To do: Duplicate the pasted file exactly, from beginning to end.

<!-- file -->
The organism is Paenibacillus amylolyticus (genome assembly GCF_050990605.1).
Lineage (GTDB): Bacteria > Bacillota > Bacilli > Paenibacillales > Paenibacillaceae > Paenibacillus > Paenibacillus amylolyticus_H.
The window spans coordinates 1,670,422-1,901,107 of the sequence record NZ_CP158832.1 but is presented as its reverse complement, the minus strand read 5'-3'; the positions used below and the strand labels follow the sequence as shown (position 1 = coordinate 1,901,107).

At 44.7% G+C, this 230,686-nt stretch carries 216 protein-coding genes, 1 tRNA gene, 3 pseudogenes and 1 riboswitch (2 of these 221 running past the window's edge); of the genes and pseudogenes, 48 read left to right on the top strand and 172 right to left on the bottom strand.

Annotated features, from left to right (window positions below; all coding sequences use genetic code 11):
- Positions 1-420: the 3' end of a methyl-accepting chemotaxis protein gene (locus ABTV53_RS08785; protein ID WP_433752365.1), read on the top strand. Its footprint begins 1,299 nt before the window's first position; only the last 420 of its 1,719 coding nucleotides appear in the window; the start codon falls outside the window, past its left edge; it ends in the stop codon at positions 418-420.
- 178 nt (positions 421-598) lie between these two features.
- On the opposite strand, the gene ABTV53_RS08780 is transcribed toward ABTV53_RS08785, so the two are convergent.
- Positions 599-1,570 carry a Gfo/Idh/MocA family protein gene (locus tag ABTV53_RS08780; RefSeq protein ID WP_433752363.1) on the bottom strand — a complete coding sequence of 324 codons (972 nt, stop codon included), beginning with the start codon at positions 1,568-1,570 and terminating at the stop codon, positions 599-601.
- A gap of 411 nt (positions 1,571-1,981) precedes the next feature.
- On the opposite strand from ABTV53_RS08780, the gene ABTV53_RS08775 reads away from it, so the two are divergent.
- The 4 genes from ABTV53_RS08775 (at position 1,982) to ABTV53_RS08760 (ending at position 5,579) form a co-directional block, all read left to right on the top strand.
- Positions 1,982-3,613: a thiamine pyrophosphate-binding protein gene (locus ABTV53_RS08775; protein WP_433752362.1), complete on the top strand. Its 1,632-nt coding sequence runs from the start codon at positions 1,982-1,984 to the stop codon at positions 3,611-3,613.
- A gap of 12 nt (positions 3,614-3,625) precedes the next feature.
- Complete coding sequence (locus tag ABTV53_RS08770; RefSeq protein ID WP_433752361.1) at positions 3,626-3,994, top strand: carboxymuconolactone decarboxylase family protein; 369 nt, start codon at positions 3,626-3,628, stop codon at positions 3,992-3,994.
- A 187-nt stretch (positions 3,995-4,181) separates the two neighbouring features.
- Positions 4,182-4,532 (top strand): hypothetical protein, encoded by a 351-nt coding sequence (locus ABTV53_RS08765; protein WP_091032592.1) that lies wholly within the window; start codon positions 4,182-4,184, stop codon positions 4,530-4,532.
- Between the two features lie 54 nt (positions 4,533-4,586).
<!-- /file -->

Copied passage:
The organism is Paenibacillus amylolyticus (genome assembly GCF_050990605.1).
Lineage (GTDB): Bacteria > Bacillota > Bacilli > Paenibacillales > Paenibacillaceae > Paenibacillus > Paenibacillus amylolyticus_H.
The window spans coordinates 1,670,422-1,901,107 of the sequence record NZ_CP158832.1 but is presented as its reverse complement, the minus strand read 5'-3'; the positions used below and the strand labels follow the sequence as shown (position 1 = coordinate 1,901,107).

At 44.7% G+C, this 230,686-nt stretch carries 216 protein-coding genes, 1 tRNA gene, 3 pseudogenes and 1 riboswitch (2 of these 221 running past the window's edge); of the genes and pseudogenes, 48 read left to right on the top strand and 172 right to left on the bottom strand.

Annotated features, from left to right (window positions below; all coding sequences use genetic code 11):
- Positions 1-420: the 3' end of a methyl-accepting chemotaxis protein gene (locus ABTV53_RS08785; protein ID WP_433752365.1), read on the top strand. Its footprint begins 1,299 nt before the window's first position; only the last 420 of its 1,719 coding nucleotides appear in the window; the start codon falls outside the window, past its left edge; it ends in the stop codon at positions 418-420.
- 178 nt (positions 421-598) lie between these two features.
- On the opposite strand, the gene ABTV53_RS08780 is transcribed toward ABTV53_RS08785, so the two are convergent.
- Positions 599-1,570 carry a Gfo/Idh/MocA family protein gene (locus tag ABTV53_RS08780; RefSeq protein ID WP_433752363.1) on the bottom strand — a complete coding sequence of 324 codons (972 nt, stop codon included), beginning with the start codon at positions 1,568-1,570 and terminating at the stop codon, positions 599-601.
- A gap of 411 nt (positions 1,571-1,981) precedes the next feature.
- On the opposite strand from ABTV53_RS08780, the gene ABTV53_RS08775 reads away from it, so the two are divergent.
- The 4 genes from ABTV53_RS08775 (at position 1,982) to ABTV53_RS08760 (ending at position 5,579) form a co-directional block, all read left to right on the top strand.
- Positions 1,982-3,613: a thiamine pyrophosphate-binding protein gene (locus ABTV53_RS08775; protein WP_433752362.1), complete on the top strand. Its 1,632-nt coding sequence runs from the start codon at positions 1,982-1,984 to the stop codon at positions 3,611-3,613.
- A gap of 12 nt (positions 3,614-3,625) precedes the next feature.
- Complete coding sequence (locus tag ABTV53_RS08770; RefSeq protein ID WP_433752361.1) at positions 3,626-3,994, top strand: carboxymuconolactone decarboxylase family protein; 369 nt, start codon at positions 3,626-3,628, stop codon at positions 3,992-3,994.
- A 187-nt stretch (positions 3,995-4,181) separates the two neighbouring features.
- Positions 4,182-4,532 (top strand): hypothetical protein, encoded by a 351-nt coding sequence (locus ABTV53_RS08765; protein WP_091032592.1) that lies wholly within the window; start codon positions 4,182-4,184, stop codon positions 4,530-4,532.
- Between the two features lie 54 nt (positions 4,533-4,586).